Ryan is not obsessing....
But she does want to lose weight. Ever since she was outted as a "fat girl" at cheer leading camp in fifth grade, Ryan's been on a mission to shed more than a few pounds.
Lately she's also on the hunt for a new relationship. Now that her ex-boyfriend is a rock star - currently posing on the cover of Rolling Stone - Ryan seriously needs to move on. They haven't spoken in months,but in the magazine Noah's wearing the bracelet Ryan gave him. She can't wondering what that means...Not that she wants him back or anything.
No, Ryan's plan is to make the most of senior year. After all, she's popular, funny, a talented photographer...she's got a lot going for her.So it's not all about losing weight or gaining a boyfriend. It's about getting what she wants. And it's about time.
This was an amazing book.It touches on the subject that many teenage girls think about. Weight. The main character Ryan has some body issues but it's great to read how she overcomes them and get over them. I really enjoyed reading this book. The character were well-written and the plot was really good. It was very easy to identify with the main character, Ryan. I think everyone should read this book. Jo Edwards is great writer.
This novel is about Ryan who struggles with her weight and issues such as depression. Ryan was extremely relatable. I loved her. It felt like Jo Edwards was writing me as Ryan. That's how much I related to her and her problems.
The one thing I didn't like about the novel was how it ended. It felt a bit forced and too simple and perfect to actually happen in a real situation like that.
Ryan is overweight. But, that's nothing compared to her ex boyfriend becoming a rock star and getting plaster on the front cover of Rolling Stone. And what's with him wearing her bracelet that she bought him for his birthday? This stirs a string of events that Ryan can't stop, like the song written about her and everyone knows it's about her.
I love Ryan and how she thinks! I couldn't put this book down, without finding out what would happen next! This is a great book and I recommend it!
Seventeen-year-old Ryan Burke has got it rough: Her previously dorky ex-boyfriend is now an international pop star, her best friend has abandoned her for sunny California for half of their senior year, she has a boys name, AND she is the product of artificial insemination. Seriously.
After all that, you wouldnt think a few extra pounds could make life any worse, right? Maybe if they belonged to anyone else, they wouldnt. But to Ryan, being plus-sized trumps everything else.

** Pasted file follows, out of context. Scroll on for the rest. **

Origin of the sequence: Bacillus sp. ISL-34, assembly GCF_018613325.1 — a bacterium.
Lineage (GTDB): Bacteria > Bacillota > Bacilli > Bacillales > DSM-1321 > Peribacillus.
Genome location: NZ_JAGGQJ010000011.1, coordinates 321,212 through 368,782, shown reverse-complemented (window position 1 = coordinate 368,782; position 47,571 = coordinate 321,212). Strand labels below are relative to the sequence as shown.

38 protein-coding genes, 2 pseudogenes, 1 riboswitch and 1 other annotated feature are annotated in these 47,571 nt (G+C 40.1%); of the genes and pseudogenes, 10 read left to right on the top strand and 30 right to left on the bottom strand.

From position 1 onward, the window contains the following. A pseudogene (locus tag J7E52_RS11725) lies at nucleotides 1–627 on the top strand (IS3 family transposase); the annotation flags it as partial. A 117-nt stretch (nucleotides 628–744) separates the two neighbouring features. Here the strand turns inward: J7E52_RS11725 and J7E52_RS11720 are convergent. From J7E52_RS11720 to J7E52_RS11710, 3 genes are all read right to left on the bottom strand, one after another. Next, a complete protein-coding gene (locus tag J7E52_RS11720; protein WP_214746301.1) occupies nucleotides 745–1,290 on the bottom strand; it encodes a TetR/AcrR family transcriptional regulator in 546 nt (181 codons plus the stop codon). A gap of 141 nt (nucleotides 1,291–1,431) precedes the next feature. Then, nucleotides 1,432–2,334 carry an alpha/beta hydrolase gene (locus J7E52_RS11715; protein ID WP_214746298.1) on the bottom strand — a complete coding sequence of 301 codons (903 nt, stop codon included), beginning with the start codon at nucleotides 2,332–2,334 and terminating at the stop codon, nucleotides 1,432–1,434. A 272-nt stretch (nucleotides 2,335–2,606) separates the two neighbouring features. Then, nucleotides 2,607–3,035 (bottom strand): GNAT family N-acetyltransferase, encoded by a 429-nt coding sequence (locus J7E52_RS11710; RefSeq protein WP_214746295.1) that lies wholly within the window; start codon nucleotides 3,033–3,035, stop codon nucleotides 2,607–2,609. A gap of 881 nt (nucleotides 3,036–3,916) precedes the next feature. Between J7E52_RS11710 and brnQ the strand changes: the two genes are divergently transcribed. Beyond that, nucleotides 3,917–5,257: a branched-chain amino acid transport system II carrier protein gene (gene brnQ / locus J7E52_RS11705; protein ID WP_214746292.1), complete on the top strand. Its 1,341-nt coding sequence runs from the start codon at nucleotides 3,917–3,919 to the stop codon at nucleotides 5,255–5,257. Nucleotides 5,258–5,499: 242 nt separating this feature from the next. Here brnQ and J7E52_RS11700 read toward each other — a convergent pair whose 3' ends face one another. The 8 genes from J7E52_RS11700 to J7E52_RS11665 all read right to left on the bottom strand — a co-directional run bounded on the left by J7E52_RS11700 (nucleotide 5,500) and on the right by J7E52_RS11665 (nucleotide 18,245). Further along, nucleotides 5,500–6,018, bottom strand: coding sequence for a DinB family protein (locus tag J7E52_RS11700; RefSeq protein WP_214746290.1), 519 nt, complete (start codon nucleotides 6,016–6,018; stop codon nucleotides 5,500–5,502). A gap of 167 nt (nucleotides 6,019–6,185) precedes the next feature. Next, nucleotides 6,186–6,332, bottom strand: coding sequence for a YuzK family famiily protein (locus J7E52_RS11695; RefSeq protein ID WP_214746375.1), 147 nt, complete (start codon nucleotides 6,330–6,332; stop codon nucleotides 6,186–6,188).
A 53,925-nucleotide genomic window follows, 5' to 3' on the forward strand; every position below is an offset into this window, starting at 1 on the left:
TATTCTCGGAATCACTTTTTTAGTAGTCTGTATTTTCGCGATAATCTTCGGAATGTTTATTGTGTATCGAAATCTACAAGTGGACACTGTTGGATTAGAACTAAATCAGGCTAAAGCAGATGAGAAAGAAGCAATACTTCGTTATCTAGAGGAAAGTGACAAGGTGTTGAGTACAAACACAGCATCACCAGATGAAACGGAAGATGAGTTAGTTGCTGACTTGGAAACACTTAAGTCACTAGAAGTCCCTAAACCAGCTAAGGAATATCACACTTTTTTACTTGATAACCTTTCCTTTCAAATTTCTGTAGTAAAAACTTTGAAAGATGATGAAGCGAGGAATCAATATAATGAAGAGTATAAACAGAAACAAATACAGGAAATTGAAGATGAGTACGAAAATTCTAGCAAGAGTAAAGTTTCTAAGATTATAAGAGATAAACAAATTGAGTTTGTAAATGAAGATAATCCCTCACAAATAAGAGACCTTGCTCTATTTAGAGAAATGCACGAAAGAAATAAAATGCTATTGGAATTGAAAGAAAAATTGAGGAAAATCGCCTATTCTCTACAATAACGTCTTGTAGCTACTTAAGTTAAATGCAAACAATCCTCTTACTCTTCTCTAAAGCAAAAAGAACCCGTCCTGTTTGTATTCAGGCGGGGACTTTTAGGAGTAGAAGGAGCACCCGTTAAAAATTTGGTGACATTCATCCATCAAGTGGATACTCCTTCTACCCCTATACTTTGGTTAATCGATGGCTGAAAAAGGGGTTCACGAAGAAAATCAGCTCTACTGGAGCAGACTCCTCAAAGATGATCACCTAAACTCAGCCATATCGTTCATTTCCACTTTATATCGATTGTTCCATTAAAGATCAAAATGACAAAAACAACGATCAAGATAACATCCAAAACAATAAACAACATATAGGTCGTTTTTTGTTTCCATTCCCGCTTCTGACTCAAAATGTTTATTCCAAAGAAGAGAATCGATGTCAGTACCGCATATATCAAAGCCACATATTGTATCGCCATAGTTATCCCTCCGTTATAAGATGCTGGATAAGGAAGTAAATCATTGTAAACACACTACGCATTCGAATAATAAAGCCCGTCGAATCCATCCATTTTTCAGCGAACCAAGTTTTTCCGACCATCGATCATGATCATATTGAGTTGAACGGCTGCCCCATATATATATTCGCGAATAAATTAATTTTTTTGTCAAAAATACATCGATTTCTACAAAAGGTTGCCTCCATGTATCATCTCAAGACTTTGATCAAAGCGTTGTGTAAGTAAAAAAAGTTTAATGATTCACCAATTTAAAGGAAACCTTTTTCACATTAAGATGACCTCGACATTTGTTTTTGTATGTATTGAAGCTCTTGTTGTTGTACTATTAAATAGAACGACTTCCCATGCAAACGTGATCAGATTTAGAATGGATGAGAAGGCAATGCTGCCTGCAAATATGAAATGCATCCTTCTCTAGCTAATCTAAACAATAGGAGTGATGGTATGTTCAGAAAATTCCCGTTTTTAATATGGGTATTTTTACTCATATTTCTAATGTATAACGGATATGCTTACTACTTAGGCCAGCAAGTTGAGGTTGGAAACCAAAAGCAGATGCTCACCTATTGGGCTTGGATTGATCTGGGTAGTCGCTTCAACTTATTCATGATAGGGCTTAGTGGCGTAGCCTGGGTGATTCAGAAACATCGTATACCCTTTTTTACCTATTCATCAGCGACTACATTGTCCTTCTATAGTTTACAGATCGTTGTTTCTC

If she were thin, she could tell her crush how she really feels about him.
If she were thin, applying to her number one college of choice wouldnt intimidate her.
If she were thin, her ex, Noah, wouldnt have a reason to write mean songs about her and then share them with the world.
But all of that is hypothetical. If there is one thing Ryan knows for certain, its that the pounds dont come off easily. So shed better learn how to live with them instead.
I loved this book. Not because its perfect (it isnt), but because it felt real. Ryans initial reluctance and eventual willingness to explore her psychological weight-related issues struck me as honest and never easy. Ryan is also very funny. The way she tells her story kept me turning the pages from start to finish. The author does a terrific job of keeping the story narrowly focused to Ryans perspective, which allows the reader to really get inside of her head and empathize with her (often) warped views of how she sees the world, as well as how she believes the world sees her. Not surprisingly, with the help of a few good friends and her camera, she comes to realize that the truth is much different than she thought. If some of the secondary characters feel underdeveloped, I think it can be reasonably argued that Ryan is a highly subjective narratorshe often needs only one or two facts before forming an opinion, so why would she offer the reader anything more?
For those who might feel a little squeamish about reading a book about the sensitive subject of weight, dont be. When I started Go Figure, I was skeptical and thought I knew exactly how it would end. I am glad to say that I was wrong. (Id say what I was wrong about, but that would spoil it for you.) Suffice it to say, this book is not really about weight. It is aboutand foranyone who has ever worried about their appearance and wondered what it would be like to look different. And isnt that most of us?